Vote Today For Fleming, Against Lott | Jackson Free Press | Jackson, MS

Vote Today For Fleming, Against Lott

Read JFP Interviews with Trent Lott here and Erik Fleming here.

Senate candidate Erik Fleming's record in the Mississippi House shows that he's a champion for the middle and working classes. Fleming stands for a minimum-wage increase and greater oversight in government spending. He wants to make sure more Americans can afford health care, he's a vote for sound management of our natural resources, he supports fully funding No Child Left Behind while stripping it of some of its counter-productive mandates, and in the Senate he promises to be a force for reinvesting in the infrastructure of the United States.

While pragmatic and progressive on many issues, Fleming isn't our perfect candidate for the U.S. Senate—his most disconcerting stances have been on women's issues. His position on these matters gave us pause in writing this endorsement.

Fleming's candidacy also hasn't been able to muster a clarion call against Trent Lott, which could have driven more dollars and national attention to the race. Republicans are vulnerable across the country, even in "red" strongholds, but Fleming's campaign has aroused little excitement. That's too bad, because given his stance on economic issues, Fleming would be an asset for Mississippi—and he would help change the leadership in the Senate, bringing some much needed oversight to the Bush administration's conduct of the war in Iraq and its "tax-cut-and-spend" policies at home.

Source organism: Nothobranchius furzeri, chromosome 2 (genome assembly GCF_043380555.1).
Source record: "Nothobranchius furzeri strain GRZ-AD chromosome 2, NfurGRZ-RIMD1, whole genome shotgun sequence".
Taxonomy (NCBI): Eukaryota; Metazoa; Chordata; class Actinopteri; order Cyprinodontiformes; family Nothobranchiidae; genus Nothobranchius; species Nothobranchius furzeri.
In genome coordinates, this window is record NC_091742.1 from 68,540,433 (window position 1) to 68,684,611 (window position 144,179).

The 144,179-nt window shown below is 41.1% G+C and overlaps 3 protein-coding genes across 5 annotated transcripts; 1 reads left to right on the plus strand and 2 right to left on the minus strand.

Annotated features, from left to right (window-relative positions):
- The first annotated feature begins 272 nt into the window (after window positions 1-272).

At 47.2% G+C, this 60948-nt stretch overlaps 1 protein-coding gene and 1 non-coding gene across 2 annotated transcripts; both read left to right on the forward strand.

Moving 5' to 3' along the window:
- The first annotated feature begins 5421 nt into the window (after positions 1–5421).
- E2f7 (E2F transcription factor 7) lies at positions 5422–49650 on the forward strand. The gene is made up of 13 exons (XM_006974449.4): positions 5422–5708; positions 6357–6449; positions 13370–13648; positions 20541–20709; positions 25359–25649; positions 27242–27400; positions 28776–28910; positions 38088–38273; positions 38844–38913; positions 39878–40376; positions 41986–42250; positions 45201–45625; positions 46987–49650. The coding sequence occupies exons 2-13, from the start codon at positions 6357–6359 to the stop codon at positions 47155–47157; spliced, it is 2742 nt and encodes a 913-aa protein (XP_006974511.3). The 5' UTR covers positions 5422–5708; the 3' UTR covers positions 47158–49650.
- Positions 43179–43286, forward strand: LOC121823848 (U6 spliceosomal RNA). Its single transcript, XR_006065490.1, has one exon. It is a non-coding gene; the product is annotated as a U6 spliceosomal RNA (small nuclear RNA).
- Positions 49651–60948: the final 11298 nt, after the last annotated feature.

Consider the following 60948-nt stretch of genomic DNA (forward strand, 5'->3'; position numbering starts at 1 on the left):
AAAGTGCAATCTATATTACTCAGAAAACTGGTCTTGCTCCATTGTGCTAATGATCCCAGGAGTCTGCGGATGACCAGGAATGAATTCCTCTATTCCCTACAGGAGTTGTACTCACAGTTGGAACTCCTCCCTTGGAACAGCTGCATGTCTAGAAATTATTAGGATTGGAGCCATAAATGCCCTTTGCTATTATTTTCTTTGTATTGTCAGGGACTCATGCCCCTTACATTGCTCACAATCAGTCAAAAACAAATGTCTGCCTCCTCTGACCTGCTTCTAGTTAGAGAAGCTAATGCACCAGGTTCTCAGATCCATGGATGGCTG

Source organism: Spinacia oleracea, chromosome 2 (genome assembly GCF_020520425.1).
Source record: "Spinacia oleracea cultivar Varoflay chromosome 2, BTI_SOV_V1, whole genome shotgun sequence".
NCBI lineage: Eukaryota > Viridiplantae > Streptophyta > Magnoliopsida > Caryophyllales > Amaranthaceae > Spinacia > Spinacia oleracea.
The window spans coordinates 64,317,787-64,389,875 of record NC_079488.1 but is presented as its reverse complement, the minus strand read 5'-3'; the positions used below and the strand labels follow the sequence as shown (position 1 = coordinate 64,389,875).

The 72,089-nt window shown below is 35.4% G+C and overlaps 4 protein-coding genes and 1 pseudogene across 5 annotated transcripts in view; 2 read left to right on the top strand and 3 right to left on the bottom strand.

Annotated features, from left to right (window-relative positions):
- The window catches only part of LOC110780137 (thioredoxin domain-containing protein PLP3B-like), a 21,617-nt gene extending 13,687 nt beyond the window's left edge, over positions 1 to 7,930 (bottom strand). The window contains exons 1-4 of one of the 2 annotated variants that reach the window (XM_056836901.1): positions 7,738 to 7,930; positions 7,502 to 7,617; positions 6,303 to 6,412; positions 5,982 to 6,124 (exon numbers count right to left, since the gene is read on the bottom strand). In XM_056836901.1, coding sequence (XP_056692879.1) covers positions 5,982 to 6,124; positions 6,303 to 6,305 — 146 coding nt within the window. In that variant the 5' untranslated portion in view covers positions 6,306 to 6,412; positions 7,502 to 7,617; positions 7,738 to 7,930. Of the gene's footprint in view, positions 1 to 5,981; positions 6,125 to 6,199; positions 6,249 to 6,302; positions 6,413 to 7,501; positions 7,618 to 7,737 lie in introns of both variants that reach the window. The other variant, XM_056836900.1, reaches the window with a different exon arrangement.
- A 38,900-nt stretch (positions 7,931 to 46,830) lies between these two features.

This endorsement is, as you might expect, as much about Lott as it is Fleming. Trent Lott has two basic problems. First, he says stupid things to reporters entirely too often, things that continue to hurt Mississippi's image and reputation. Second, he blows too much in the wind on issues where he could be a strong populist. In some ways, Lott's 2002 ouster from Republican leadership gave him a chance to reinvent himself as a maverick, perhaps in the John McCain mold. But since that time he seems to be campaigning to get back on the D.C. chat-show circuit about as hard as he campaigns for progress in Mississippi.

In 2006, mere months away from Lott's own home state getting washed away by Katrina, Lott stood against a bipartisan alliance arguing for an increase in emergency funding for the Low-Income Home Energy Assistance Program (LIHEAP). Lott seemed outraged at the idea of Washington forking over any help for freezing, poverty-level northerners succumbing to northern winters and high oil prices.

"What is it we are not going to give people for free? Is there any limit? Is there any limit to the amount of money?" he asked. "I thought we were having global warming."

That's just callous—and ironic considering that he would later sue his insurance company over his own losses. And that remark reminds us of Lott's recent loose-lipped observation that he couldn't understand why Iraqis were fighting one another, because they all looked the same to him.

In our opinion, he had his chance to represent Mississippi better than that, or someone can.